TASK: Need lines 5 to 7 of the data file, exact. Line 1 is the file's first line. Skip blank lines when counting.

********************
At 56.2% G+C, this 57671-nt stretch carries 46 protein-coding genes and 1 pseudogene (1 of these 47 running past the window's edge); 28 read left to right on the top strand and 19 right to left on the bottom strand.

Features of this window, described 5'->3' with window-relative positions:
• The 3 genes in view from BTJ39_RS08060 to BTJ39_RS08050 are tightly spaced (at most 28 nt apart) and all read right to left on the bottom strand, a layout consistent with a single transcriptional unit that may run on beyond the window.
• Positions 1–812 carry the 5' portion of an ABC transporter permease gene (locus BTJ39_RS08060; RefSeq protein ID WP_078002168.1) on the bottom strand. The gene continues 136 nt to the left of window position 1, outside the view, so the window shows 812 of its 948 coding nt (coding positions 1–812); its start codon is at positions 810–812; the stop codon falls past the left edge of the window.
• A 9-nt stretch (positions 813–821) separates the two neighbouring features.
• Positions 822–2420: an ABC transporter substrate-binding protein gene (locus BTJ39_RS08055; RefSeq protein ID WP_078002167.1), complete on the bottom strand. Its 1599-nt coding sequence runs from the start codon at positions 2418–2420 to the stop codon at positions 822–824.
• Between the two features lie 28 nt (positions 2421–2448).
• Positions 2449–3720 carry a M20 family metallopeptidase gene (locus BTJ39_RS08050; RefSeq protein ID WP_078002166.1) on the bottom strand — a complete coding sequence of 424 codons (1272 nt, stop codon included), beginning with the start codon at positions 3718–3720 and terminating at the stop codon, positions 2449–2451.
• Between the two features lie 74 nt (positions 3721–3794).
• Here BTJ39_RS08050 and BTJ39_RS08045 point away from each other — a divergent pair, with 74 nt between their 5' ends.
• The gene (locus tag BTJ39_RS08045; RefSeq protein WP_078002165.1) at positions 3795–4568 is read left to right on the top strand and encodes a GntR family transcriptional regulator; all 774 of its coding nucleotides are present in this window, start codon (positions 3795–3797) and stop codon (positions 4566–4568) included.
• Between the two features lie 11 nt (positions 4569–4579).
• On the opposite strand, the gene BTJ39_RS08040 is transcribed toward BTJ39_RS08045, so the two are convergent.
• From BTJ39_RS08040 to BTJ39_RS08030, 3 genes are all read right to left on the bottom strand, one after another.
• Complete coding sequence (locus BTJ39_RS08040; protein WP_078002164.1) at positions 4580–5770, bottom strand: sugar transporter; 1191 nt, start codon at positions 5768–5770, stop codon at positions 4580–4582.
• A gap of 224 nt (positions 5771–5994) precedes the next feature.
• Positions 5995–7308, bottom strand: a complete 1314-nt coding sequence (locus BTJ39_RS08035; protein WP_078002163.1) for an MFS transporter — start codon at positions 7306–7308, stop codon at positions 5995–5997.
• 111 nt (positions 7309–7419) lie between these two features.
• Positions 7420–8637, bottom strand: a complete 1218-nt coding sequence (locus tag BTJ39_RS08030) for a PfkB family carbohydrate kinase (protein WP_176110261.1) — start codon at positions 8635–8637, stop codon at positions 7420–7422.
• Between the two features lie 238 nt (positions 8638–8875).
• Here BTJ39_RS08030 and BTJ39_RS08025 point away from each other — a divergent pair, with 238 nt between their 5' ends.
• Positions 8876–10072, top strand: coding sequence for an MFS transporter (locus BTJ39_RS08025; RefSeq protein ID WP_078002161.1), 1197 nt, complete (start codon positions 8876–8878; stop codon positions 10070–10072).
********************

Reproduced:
• A 9-nt stretch (positions 813–821) separates the two neighbouring features.
• Positions 822–2420: an ABC transporter substrate-binding protein gene (locus BTJ39_RS08055; RefSeq protein ID WP_078002167.1), complete on the bottom strand. Its 1599-nt coding sequence runs from the start codon at positions 2418–2420 to the stop codon at positions 822–824.
• Between the two features lie 28 nt (positions 2421–2448).